Best Defense

Thomas E. Ricks' daily take on national security.

Mullen: Bad old ISI is cleaning up its act

Yesterday we reviewed how old Ahmed Gul, onetime head of ISI (the Pakistani intelligence agency) was denouncing his country’s civilian leaders as running dogs of the Americans. A few hours later, Adm. Michael Mullen, the chairman of the Joint Chiefs, gave his personal seal of approval to the efforts to reform the ISI. Appearing before ...

585607_090522_mullenb2.jpg
585607_090522_mullenb2.jpg

Yesterday we reviewed how old Ahmed Gul, onetime head of ISI (the Pakistani intelligence agency) was denouncing his country's civilian leaders as running dogs of the Americans.

A few hours later, Adm. Michael Mullen, the chairman of the Joint Chiefs, gave his personal seal of approval to the efforts to reform the ISI. Appearing before the Senate Foreign Relations Committee, he said:

Yesterday we reviewed how old Ahmed Gul, onetime head of ISI (the Pakistani intelligence agency) was denouncing his country’s civilian leaders as running dogs of the Americans.

A few hours later, Adm. Michael Mullen, the chairman of the Joint Chiefs, gave his personal seal of approval to the efforts to reform the ISI. Appearing before the Senate Foreign Relations Committee, he said:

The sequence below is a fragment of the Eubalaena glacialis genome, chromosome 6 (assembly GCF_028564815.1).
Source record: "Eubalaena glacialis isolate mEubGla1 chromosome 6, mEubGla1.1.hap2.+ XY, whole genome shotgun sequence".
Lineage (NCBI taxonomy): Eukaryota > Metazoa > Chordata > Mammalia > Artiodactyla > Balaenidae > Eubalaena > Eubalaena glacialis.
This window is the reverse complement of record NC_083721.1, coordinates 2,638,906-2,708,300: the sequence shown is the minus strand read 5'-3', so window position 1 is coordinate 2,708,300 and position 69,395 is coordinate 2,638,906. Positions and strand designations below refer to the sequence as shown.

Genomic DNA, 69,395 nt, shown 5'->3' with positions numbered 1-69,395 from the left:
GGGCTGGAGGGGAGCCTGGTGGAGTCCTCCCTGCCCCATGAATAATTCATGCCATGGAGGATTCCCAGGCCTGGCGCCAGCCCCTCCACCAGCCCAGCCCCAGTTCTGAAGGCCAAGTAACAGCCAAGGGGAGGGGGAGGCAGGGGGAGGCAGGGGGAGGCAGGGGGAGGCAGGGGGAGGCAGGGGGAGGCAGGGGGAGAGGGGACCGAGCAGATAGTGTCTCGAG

I have had lengthy discussions, actually, with Pak civilian and military leadership, the military leadership is critical here and what I’ve watched and certainly expressed this concern and my belief has been for some time that I believe the ISI has to change its strategic approach in order for progress to be made over the long term.

What General Kiyani has done and the civilian leadership has done has changed out the leadership of that organization, almost the entire leadership, not just Pasha, but the principle directorates are all people that General Kiyani trusts. We’ve had this discussion. This has happened over the last six months.  

So I think this is going to take some time. The ISI is very supportive in ways and constructive in ways that we concur in. There are still challenges about connections with militants and their support of those militants as well, and I’ve constantly address those concerns, will continue to do that.

I sure hope he is right. He is placing a whole lot of faith — and his personal credibility — on the ISI getting on the right side of the equation.

Mark Wilson/Getty Images

Thomas E. Ricks covered the U.S. military from 1991 to 2008 for the Wall Street Journal and then the Washington Post. He can be reached at ricksblogcomment@gmail.com. Twitter: @tomricks1

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